Edvancer's Knowledge Hub

How to approach a data science problem (part 1)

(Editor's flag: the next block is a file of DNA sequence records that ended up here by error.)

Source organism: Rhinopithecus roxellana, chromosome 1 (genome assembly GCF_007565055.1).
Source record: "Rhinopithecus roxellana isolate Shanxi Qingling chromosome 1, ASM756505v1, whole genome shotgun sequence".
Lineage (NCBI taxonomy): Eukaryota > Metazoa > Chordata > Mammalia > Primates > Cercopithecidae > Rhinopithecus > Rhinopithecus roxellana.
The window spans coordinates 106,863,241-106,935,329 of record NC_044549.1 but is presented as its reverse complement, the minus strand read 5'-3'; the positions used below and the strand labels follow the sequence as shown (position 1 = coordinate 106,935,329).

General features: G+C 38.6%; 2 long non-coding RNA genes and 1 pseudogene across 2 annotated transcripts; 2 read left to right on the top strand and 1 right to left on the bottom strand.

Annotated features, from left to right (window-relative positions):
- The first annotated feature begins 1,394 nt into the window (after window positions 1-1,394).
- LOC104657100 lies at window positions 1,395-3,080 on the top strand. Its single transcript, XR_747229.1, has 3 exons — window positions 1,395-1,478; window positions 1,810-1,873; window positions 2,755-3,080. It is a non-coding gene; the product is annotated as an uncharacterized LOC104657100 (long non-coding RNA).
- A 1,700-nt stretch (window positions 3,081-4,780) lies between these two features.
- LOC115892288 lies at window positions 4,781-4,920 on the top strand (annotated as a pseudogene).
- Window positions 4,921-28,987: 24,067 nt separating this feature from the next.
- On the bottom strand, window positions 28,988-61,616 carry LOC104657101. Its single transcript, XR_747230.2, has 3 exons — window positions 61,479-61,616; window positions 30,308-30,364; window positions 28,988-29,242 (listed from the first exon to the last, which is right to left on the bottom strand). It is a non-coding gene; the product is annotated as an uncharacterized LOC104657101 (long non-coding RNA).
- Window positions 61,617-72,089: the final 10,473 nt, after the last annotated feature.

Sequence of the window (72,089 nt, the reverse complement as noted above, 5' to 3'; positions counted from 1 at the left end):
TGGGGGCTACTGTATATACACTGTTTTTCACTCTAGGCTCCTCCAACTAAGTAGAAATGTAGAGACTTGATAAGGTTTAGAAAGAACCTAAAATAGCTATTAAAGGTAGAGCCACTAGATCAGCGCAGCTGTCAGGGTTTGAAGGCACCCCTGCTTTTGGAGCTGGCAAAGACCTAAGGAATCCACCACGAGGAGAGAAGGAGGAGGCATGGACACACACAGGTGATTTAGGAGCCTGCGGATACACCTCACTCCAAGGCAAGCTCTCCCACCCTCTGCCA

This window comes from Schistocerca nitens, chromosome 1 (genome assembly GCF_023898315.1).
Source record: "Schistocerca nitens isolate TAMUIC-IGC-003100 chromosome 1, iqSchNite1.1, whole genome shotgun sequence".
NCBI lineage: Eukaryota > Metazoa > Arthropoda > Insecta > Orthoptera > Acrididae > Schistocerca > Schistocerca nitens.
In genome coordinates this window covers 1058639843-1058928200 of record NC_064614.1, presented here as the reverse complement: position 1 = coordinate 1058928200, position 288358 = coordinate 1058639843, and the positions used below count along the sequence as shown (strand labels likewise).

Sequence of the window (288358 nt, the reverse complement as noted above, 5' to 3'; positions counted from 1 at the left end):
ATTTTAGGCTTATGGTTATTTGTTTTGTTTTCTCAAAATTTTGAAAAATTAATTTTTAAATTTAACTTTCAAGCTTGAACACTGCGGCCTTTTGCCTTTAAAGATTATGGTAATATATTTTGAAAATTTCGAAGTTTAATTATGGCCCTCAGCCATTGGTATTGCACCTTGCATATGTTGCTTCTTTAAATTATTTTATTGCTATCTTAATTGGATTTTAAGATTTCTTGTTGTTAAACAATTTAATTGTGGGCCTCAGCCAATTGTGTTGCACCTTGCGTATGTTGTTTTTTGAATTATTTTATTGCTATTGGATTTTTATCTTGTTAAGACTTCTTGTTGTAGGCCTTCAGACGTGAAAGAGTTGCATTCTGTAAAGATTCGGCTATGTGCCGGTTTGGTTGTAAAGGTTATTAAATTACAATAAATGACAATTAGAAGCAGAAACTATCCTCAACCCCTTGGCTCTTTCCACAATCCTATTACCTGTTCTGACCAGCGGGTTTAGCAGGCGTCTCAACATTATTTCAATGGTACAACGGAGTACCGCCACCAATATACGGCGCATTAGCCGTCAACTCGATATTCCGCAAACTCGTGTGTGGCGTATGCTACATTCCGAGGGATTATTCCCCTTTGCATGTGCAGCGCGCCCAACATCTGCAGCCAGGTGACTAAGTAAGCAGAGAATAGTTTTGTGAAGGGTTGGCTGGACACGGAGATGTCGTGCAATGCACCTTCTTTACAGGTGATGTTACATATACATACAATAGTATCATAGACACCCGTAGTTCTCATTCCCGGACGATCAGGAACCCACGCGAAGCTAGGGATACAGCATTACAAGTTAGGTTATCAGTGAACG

Here's how to approach a data science problem